LORD  BYRON  and  his  TIMES
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Letters and Journals of Lord Byron
Lord Byron to Francis Hodgson, 8 December 1811

Life of Byron: to 1806
Life of Byron: 1806
Life of Byron: 1807
Life of Byron: 1808
Life of Byron: 1809
Life of Byron: 1810
Life of Byron: 1811
Life of Byron: 1812
Life of Byron: 1813
Life of Byron: 1814
Life of Byron: 1815
Life of Byron: 1816 (I)
Life of Byron: 1816 (II)
Life of Byron: 1817
Life of Byron: 1818
Life of Byron: 1819
Life of Byron: 1820
Life of Byron: 1821
Life of Byron: 1822
Life of Byron: 1823
Life of Byron: 1824
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“London, Dec. 8th, 1811.

“I sent you a sad Tale of Three Friars the other day, and now take a dose in another style. I wrote it a day or two ago, on hearing a song of former days.
“Away, away, ye notes of woe*, &c. &c.

“I have gotten a book by Sir W. Drummond (printed, but not published), entitled Œdipus Judaicus, in which he attempts to prove the greater part of the Old Testament an allegory, particularly Genesis and Joshua. He professes himself a theist in the preface, and handles the literal interpretation very roughly. I wish you could see it. Mr. W * * has lent it me, and I confess, to me, it is worth fifty Watsons.

“You and Harness must fix on the time for your visit to Newstead; I can command mine at your wish, unless any thing particular occurs in the interim. * * * Bland dines with me on Tuesday to meet Moore. Coleridge has attacked the ‘Pleasures of Hope,’ and all other pleasures whatsoever. SaRoger1855 was present, and heard himself indirectly rowed by the lecturer. We are going in a party to hear the new Art of Poetry by this reformed schismatic; and were I one of these

* This poem is now printed in Lord Byron’s Works.

A. D. 1811. LIFE OF LORD BYRON. 319
poetical luminaries, or of sufficient consequence to be noticed by the man of lectures, I should not hear him without an answer. For, you know, ‘an’ a man will be beaten with brains, he shall never keep a clean doublet.’
C * * will be desperately annoyed. I never saw a man (and of him I have seen very little) so sensitive;—what a happy temperament! I am sorry for it; what can he fear from criticism? I don’t know if Bland has seen Miller, who was to call on him yesterday.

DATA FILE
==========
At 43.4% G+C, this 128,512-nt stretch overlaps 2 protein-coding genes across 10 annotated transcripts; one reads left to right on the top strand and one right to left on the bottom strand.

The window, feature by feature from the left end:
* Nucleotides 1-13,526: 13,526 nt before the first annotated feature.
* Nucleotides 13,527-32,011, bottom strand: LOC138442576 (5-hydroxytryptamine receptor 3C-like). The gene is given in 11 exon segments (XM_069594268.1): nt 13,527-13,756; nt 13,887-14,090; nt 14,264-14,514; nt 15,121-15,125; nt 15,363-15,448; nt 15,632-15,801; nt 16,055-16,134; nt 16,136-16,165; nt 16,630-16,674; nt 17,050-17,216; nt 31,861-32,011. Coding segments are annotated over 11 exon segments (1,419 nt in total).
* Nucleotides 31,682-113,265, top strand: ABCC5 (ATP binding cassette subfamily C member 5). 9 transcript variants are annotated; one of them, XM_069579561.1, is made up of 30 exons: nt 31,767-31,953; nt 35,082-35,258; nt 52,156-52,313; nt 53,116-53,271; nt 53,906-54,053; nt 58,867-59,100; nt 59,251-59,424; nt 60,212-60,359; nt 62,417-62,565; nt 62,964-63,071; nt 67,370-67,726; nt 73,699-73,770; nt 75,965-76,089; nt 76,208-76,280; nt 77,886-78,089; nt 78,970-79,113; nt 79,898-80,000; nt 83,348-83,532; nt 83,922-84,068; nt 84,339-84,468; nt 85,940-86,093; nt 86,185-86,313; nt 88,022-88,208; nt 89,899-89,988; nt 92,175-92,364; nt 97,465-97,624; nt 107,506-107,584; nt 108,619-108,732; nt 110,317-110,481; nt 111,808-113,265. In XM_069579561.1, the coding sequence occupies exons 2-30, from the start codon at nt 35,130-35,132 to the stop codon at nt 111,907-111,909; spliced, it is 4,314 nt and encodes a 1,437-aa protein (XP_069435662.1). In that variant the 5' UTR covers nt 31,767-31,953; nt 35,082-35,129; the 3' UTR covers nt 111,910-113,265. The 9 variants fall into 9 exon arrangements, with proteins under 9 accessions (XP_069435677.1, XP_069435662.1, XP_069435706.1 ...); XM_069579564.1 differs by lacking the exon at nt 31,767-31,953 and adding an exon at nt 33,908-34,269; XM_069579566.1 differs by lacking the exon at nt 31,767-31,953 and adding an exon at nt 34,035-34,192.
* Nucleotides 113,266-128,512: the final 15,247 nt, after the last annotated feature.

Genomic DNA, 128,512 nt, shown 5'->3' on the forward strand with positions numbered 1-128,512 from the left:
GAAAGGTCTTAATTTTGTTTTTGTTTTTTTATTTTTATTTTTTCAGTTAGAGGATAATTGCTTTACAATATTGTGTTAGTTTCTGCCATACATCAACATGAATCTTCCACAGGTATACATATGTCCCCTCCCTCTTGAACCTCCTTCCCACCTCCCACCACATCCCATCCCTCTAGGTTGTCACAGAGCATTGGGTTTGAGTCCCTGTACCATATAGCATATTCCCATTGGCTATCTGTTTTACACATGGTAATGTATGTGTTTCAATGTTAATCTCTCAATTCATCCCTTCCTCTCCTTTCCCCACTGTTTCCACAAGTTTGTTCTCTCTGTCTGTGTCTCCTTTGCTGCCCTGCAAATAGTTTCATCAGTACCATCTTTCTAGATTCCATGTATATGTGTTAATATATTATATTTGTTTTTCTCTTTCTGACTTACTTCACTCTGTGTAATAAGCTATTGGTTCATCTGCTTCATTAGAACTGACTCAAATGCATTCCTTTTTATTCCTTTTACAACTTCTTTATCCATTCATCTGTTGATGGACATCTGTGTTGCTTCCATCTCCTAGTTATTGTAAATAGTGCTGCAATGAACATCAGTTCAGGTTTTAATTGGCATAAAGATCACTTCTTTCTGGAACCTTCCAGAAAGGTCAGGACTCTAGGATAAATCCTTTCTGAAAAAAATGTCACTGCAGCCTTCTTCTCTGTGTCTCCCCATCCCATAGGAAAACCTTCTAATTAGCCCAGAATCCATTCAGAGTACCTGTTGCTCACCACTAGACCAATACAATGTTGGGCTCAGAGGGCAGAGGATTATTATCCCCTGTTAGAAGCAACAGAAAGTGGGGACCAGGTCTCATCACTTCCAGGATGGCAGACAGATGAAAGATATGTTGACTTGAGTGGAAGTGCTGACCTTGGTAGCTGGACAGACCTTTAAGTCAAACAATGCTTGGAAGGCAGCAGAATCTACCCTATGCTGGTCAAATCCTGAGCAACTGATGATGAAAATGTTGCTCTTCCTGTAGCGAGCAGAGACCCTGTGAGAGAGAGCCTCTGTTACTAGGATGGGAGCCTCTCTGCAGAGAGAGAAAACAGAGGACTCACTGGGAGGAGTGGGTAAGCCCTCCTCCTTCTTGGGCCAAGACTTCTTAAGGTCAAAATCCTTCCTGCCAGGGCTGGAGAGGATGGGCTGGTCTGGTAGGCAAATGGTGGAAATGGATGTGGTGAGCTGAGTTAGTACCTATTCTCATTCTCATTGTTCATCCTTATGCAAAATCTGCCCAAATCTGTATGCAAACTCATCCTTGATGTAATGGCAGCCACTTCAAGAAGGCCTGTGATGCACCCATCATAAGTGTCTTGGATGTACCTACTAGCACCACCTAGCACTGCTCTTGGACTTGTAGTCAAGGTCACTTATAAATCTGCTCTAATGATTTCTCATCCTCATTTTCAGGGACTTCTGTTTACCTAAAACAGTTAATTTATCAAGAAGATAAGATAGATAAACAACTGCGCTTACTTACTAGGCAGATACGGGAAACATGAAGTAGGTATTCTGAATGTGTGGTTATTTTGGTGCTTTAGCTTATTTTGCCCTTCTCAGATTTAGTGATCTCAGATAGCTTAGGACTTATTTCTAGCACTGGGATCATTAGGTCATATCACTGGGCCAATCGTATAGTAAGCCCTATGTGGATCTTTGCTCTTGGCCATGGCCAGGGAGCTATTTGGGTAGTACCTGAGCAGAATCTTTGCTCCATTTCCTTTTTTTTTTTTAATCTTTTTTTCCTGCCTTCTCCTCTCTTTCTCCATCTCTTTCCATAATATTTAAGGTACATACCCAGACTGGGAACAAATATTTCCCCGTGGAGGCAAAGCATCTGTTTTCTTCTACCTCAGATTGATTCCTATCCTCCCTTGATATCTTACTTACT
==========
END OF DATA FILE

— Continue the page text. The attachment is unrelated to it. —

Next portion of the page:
“To-day is the Sabbath,—a day I never pass pleasantly, but at Cambridge; and, even there, the organ is a sad remembrancer. Things are stagnant enough in town,—as long as they don’t retrograde, ’tis all very well. H * * writes and writes and writes, and is an author. I do nothing but eschew tobacco. I wish parliament were assembled, that I may hear, and perhaps some day be heard;—but on this point I am not very sanguine. I have many plans;—sometimes I think of the East again, and dearly beloved Greece. I am well, but weakly. Yesterday Kinnaird told me I looked very ill, and sent me home happy.

“You will never give up wine;—see what it is to be thirty; if you were six years younger, you might leave off any thing. You drink and repent, you repent and drink. Is Scrope still interesting and invalid? And how does Hinde with his cursed chemistry? To Harness I have written, and he has written, and we have all written, and have nothing now to do but write again, till death splits up the pen and the scribbler.

“The Alfred has 354 candidates for six vacancies. The cook has run away and left us liable, which makes our committee very plaintive. Master Brook, our head serving-man, has the gout, and our new cook is none of the best. I speak from report,—for what is cookery to a leguminous-eating ascetic? So now you know as much of the matter as I do. Books and quiet are still there, and they may dress their dishes in their own way for me. Let me know your determination as to Newstead, and believe me,

“Yours ever,